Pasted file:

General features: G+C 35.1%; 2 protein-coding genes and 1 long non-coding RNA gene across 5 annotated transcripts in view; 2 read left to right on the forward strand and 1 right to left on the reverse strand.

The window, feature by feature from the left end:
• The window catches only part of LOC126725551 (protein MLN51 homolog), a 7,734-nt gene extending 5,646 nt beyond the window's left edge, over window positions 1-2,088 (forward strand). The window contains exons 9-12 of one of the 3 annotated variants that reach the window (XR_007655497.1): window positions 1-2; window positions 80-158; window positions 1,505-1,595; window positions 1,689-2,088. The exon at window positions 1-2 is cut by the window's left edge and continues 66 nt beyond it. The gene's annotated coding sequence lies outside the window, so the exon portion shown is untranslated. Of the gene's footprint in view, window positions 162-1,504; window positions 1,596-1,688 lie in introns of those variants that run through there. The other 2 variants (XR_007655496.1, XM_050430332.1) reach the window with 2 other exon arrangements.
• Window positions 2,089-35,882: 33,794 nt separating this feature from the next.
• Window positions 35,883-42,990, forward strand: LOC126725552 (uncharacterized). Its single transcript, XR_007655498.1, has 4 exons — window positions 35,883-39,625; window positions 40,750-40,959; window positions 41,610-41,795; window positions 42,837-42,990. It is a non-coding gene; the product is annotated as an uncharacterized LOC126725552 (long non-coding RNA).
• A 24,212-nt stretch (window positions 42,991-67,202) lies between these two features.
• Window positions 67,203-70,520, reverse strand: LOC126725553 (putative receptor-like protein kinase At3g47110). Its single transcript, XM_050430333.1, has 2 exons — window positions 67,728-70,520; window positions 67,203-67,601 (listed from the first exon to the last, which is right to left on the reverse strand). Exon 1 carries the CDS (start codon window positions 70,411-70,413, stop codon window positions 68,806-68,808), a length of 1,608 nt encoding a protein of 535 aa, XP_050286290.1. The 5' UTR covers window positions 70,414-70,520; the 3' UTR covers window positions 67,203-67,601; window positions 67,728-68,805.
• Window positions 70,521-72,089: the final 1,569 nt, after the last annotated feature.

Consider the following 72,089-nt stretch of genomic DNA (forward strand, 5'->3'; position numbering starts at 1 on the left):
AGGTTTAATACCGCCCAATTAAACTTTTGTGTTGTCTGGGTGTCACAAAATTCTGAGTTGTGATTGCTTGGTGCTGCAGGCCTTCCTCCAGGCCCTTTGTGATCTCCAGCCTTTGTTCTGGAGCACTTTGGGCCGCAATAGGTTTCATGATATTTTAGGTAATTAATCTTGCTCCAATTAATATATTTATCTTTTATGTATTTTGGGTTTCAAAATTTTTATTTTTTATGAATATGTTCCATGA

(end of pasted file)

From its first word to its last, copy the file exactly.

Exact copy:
General features: G+C 35.1%; 2 protein-coding genes and 1 long non-coding RNA gene across 5 annotated transcripts in view; 2 read left to right on the forward strand and 1 right to left on the reverse strand.

The window, feature by feature from the left end:
• The window catches only part of LOC126725551 (protein MLN51 homolog), a 7,734-nt gene extending 5,646 nt beyond the window's left edge, over window positions 1-2,088 (forward strand). The window contains exons 9-12 of one of the 3 annotated variants that reach the window (XR_007655497.1): window positions 1-2; window positions 80-158; window positions 1,505-1,595; window positions 1,689-2,088. The exon at window positions 1-2 is cut by the window's left edge and continues 66 nt beyond it. The gene's annotated coding sequence lies outside the window, so the exon portion shown is untranslated. Of the gene's footprint in view, window positions 162-1,504; window positions 1,596-1,688 lie in introns of those variants that run through there. The other 2 variants (XR_007655496.1, XM_050430332.1) reach the window with 2 other exon arrangements.
• Window positions 2,089-35,882: 33,794 nt separating this feature from the next.
• Window positions 35,883-42,990, forward strand: LOC126725552 (uncharacterized). Its single transcript, XR_007655498.1, has 4 exons — window positions 35,883-39,625; window positions 40,750-40,959; window positions 41,610-41,795; window positions 42,837-42,990. It is a non-coding gene; the product is annotated as an uncharacterized LOC126725552 (long non-coding RNA).
• A 24,212-nt stretch (window positions 42,991-67,202) lies between these two features.
• Window positions 67,203-70,520, reverse strand: LOC126725553 (putative receptor-like protein kinase At3g47110). Its single transcript, XM_050430333.1, has 2 exons — window positions 67,728-70,520; window positions 67,203-67,601 (listed from the first exon to the last, which is right to left on the reverse strand). Exon 1 carries the CDS (start codon window positions 70,411-70,413, stop codon window positions 68,806-68,808), a length of 1,608 nt encoding a protein of 535 aa, XP_050286290.1. The 5' UTR covers window positions 70,414-70,520; the 3' UTR covers window positions 67,203-67,601; window positions 67,728-68,805.
• Window positions 70,521-72,089: the final 1,569 nt, after the last annotated feature.

Consider the following 72,089-nt stretch of genomic DNA (forward strand, 5'->3'; position numbering starts at 1 on the left):
AGGTTTAATACCGCCCAATTAAACTTTTGTGTTGTCTGGGTGTCACAAAATTCTGAGTTGTGATTGCTTGGTGCTGCAGGCCTTCCTCCAGGCCCTTTGTGATCTCCAGCCTTTGTTCTGGAGCACTTTGGGCCGCAATAGGTTTCATGATATTTTAGGTAATTAATCTTGCTCCAATTAATATATTTATCTTTTATGTATTTTGGGTTTCAAAATTTTTATTTTTTATGAATATGTTCCATGA